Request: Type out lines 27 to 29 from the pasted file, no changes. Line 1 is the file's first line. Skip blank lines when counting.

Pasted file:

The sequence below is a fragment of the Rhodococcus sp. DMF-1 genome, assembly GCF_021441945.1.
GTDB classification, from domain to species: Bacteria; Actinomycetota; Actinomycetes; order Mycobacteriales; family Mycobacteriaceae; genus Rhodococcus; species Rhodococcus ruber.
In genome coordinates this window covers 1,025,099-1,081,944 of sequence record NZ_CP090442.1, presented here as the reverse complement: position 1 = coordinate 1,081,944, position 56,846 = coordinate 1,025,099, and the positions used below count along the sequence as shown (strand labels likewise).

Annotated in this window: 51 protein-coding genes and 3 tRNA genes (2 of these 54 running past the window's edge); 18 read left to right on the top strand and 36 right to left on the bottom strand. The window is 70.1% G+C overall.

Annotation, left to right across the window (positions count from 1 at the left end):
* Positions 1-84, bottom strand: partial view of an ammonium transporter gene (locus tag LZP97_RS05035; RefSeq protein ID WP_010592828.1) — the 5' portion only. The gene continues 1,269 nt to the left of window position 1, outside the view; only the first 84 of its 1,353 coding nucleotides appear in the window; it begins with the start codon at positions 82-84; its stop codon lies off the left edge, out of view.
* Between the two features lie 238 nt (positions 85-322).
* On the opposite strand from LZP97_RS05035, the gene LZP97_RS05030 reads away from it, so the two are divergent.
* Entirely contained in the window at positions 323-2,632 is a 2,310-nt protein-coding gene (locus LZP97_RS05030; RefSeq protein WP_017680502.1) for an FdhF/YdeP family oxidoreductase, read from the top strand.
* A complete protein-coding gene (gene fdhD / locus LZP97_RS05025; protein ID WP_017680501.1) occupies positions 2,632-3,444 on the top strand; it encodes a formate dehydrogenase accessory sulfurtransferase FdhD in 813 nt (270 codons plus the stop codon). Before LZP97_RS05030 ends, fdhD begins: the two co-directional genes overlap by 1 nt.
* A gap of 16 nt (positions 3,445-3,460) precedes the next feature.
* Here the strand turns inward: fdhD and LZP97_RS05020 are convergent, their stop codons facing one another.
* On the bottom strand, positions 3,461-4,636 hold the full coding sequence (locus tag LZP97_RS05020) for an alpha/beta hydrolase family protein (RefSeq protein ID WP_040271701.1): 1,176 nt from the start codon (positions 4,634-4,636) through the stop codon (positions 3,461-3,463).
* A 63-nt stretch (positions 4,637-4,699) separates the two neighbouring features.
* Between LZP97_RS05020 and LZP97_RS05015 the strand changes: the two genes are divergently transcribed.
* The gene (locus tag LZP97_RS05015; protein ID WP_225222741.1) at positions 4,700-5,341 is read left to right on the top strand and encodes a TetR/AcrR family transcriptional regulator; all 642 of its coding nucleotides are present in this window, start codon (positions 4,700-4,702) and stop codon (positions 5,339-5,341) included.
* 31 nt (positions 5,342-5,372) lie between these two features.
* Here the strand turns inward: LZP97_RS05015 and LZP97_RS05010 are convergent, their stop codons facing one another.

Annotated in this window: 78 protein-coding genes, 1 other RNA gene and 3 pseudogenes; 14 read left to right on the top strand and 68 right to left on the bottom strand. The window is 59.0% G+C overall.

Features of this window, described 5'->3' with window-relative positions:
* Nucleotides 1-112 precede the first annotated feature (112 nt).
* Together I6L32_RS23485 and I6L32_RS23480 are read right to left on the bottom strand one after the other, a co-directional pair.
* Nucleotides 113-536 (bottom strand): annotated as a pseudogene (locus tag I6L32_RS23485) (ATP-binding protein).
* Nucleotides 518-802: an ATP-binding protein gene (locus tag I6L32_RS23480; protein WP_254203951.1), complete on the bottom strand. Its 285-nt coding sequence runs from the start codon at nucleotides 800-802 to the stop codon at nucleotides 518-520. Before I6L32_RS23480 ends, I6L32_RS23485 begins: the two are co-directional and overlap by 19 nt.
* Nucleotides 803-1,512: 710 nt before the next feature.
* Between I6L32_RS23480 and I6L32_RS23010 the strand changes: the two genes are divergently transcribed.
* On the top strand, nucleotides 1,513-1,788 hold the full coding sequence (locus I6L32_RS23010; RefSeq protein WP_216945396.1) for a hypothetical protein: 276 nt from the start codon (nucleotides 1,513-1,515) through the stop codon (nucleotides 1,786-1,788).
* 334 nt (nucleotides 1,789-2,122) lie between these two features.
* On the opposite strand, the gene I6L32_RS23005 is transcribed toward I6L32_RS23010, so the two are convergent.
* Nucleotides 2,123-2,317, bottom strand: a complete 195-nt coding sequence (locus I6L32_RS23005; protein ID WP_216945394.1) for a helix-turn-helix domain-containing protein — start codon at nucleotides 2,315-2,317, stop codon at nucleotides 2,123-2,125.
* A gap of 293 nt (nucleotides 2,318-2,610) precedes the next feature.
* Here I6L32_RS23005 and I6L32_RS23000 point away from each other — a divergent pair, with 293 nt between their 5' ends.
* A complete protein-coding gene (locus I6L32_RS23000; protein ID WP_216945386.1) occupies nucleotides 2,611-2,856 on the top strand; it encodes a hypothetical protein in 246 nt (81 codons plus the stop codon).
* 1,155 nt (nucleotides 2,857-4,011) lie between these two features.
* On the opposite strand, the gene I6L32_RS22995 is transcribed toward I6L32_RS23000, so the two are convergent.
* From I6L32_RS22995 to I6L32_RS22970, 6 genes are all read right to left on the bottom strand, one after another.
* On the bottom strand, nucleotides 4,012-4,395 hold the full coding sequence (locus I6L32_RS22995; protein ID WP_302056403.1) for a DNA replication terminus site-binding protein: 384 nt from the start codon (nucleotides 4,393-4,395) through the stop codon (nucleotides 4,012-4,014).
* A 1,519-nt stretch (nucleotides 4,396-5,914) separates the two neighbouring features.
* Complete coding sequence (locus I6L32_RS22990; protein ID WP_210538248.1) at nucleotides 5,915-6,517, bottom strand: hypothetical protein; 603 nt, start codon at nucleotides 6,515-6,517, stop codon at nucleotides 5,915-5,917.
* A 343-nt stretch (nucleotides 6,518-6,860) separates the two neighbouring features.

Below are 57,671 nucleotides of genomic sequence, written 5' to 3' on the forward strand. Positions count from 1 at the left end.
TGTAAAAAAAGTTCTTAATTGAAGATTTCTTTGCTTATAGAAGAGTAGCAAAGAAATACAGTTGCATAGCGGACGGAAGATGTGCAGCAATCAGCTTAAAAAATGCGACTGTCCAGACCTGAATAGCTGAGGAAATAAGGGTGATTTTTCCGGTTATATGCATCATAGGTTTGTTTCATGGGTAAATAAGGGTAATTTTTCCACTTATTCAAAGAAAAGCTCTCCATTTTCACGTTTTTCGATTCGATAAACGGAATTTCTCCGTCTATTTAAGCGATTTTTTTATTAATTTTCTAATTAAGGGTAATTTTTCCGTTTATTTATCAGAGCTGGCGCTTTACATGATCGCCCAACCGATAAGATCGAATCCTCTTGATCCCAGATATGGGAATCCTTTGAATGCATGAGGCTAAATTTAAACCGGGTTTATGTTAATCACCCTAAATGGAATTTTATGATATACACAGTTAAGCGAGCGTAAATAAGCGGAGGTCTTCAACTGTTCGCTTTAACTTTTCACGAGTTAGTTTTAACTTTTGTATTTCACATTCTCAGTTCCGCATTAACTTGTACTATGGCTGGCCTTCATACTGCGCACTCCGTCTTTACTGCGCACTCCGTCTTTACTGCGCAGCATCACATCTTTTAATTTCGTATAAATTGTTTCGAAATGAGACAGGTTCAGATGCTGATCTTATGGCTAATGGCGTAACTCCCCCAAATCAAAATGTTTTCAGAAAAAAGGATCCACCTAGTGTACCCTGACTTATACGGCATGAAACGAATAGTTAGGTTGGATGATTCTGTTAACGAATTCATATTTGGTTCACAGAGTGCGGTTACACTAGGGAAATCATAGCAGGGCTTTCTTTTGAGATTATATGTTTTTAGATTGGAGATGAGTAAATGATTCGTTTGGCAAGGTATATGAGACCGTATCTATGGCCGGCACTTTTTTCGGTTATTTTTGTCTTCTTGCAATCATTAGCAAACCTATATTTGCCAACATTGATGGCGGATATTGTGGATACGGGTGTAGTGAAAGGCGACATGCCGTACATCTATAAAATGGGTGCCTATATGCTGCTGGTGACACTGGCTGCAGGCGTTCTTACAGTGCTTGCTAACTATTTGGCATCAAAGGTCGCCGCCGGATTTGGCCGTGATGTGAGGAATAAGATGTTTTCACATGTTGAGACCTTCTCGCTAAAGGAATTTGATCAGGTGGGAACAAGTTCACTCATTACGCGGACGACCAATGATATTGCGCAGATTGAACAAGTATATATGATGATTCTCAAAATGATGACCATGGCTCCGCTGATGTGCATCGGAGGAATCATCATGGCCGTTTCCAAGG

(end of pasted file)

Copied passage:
* On the top strand, nucleotides 1,513-1,788 hold the full coding sequence (locus I6L32_RS23010; RefSeq protein WP_216945396.1) for a hypothetical protein: 276 nt from the start codon (nucleotides 1,513-1,515) through the stop codon (nucleotides 1,786-1,788).
* 334 nt (nucleotides 1,789-2,122) lie between these two features.
* On the opposite strand, the gene I6L32_RS23005 is transcribed toward I6L32_RS23010, so the two are convergent.